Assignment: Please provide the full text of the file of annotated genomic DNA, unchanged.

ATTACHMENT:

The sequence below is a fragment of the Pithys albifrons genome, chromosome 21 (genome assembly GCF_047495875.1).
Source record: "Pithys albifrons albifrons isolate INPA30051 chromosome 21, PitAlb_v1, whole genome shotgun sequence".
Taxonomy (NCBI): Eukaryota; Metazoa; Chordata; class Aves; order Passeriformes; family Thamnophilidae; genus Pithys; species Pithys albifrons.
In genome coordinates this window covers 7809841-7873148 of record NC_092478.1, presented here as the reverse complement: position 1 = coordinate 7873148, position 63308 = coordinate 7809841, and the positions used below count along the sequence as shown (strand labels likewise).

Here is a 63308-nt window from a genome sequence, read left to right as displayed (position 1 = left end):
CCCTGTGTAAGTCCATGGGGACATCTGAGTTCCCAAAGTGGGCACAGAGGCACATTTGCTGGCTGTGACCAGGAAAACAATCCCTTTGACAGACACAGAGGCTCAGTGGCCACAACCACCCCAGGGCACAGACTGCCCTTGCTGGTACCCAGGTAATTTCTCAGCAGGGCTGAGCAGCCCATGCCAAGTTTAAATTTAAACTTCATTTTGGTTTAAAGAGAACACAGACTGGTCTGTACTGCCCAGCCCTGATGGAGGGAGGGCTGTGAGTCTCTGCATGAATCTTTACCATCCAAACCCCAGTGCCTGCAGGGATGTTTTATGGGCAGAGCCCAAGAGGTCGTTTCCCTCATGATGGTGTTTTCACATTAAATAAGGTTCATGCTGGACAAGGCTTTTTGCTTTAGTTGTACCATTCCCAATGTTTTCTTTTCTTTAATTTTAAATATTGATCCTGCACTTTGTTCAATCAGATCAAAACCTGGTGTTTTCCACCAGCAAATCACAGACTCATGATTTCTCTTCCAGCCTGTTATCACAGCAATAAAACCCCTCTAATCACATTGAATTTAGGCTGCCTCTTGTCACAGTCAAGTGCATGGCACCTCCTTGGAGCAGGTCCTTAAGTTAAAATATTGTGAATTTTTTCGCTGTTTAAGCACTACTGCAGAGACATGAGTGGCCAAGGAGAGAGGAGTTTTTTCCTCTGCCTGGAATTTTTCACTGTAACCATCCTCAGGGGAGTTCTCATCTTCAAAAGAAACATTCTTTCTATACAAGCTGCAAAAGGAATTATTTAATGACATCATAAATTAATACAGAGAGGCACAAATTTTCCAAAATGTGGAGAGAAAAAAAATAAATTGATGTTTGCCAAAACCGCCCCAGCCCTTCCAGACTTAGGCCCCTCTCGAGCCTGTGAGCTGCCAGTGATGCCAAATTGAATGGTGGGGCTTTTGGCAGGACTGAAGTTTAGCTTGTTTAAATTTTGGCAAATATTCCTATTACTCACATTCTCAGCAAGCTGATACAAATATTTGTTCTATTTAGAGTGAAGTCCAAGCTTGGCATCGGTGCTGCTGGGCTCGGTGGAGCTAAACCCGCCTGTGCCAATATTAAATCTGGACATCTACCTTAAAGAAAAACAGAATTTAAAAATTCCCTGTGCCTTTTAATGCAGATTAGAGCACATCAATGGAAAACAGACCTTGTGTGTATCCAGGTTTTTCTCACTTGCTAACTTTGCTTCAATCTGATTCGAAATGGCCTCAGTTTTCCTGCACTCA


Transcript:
The sequence below is a fragment of the Pithys albifrons genome, chromosome 21 (genome assembly GCF_047495875.1).
Source record: "Pithys albifrons albifrons isolate INPA30051 chromosome 21, PitAlb_v1, whole genome shotgun sequence".
Taxonomy (NCBI): Eukaryota; Metazoa; Chordata; class Aves; order Passeriformes; family Thamnophilidae; genus Pithys; species Pithys albifrons.
In genome coordinates this window covers 7809841-7873148 of record NC_092478.1, presented here as the reverse complement: position 1 = coordinate 7873148, position 63308 = coordinate 7809841, and the positions used below count along the sequence as shown (strand labels likewise).

Here is a 63308-nt window from a genome sequence, read left to right as displayed (position 1 = left end):
CCCTGTGTAAGTCCATGGGGACATCTGAGTTCCCAAAGTGGGCACAGAGGCACATTTGCTGGCTGTGACCAGGAAAACAATCCCTTTGACAGACACAGAGGCTCAGTGGCCACAACCACCCCAGGGCACAGACTGCCCTTGCTGGTACCCAGGTAATTTCTCAGCAGGGCTGAGCAGCCCATGCCAAGTTTAAATTTAAACTTCATTTTGGTTTAAAGAGAACACAGACTGGTCTGTACTGCCCAGCCCTGATGGAGGGAGGGCTGTGAGTCTCTGCATGAATCTTTACCATCCAAACCCCAGTGCCTGCAGGGATGTTTTATGGGCAGAGCCCAAGAGGTCGTTTCCCTCATGATGGTGTTTTCACATTAAATAAGGTTCATGCTGGACAAGGCTTTTTGCTTTAGTTGTACCATTCCCAATGTTTTCTTTTCTTTAATTTTAAATATTGATCCTGCACTTTGTTCAATCAGATCAAAACCTGGTGTTTTCCACCAGCAAATCACAGACTCATGATTTCTCTTCCAGCCTGTTATCACAGCAATAAAACCCCTCTAATCACATTGAATTTAGGCTGCCTCTTGTCACAGTCAAGTGCATGGCACCTCCTTGGAGCAGGTCCTTAAGTTAAAATATTGTGAATTTTTTCGCTGTTTAAGCACTACTGCAGAGACATGAGTGGCCAAGGAGAGAGGAGTTTTTTCCTCTGCCTGGAATTTTTCACTGTAACCATCCTCAGGGGAGTTCTCATCTTCAAAAGAAACATTCTTTCTATACAAGCTGCAAAAGGAATTATTTAATGACATCATAAATTAATACAGAGAGGCACAAATTTTCCAAAATGTGGAGAGAAAAAAAATAAATTGATGTTTGCCAAAACCGCCCCAGCCCTTCCAGACTTAGGCCCCTCTCGAGCCTGTGAGCTGCCAGTGATGCCAAATTGAATGGTGGGGCTTTTGGCAGGACTGAAGTTTAGCTTGTTTAAATTTTGGCAAATATTCCTATTACTCACATTCTCAGCAAGCTGATACAAATATTTGTTCTATTTAGAGTGAAGTCCAAGCTTGGCATCGGTGCTGCTGGGCTCGGTGGAGCTAAACCCGCCTGTGCCAATATTAAATCTGGACATCTACCTTAAAGAAAAACAGAATTTAAAAATTCCCTGTGCCTTTTAATGCAGATTAGAGCACATCAATGGAAAACAGACCTTGTGTGTATCCAGGTTTTTCTCACTTGCTAACTTTGCTTCAATCTGATTCGAAATGGCCTCAGTTTTCCTGCACTCA